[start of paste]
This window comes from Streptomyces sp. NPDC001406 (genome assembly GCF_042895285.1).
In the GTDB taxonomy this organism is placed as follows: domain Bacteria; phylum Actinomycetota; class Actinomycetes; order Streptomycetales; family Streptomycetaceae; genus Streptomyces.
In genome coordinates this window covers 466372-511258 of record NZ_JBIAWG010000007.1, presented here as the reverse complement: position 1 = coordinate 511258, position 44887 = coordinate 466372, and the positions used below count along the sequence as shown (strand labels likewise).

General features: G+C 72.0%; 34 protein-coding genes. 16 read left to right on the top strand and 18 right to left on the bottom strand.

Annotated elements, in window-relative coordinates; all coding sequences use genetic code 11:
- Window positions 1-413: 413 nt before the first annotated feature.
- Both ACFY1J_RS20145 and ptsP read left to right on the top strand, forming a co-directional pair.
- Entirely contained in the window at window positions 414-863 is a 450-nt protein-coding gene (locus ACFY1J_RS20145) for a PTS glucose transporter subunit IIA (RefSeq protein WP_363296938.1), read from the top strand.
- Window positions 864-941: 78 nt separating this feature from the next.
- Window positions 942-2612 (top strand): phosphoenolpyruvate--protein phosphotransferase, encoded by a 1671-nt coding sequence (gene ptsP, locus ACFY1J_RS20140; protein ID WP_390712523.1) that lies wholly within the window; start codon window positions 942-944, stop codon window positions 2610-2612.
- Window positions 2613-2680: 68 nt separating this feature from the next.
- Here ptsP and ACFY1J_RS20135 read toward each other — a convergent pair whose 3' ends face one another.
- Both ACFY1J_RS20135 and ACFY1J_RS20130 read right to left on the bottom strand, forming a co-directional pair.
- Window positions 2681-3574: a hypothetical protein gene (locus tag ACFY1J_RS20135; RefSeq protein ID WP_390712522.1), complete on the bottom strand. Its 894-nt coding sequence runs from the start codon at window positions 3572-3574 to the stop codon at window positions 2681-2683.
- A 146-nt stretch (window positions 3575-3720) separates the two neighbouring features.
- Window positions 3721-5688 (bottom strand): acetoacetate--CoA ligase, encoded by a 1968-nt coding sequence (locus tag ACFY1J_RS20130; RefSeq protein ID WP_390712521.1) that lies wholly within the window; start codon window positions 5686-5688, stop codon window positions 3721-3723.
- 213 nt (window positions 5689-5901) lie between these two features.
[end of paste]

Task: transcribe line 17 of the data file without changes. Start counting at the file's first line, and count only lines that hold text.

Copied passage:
- 213 nt (window positions 5689-5901) lie between these two features.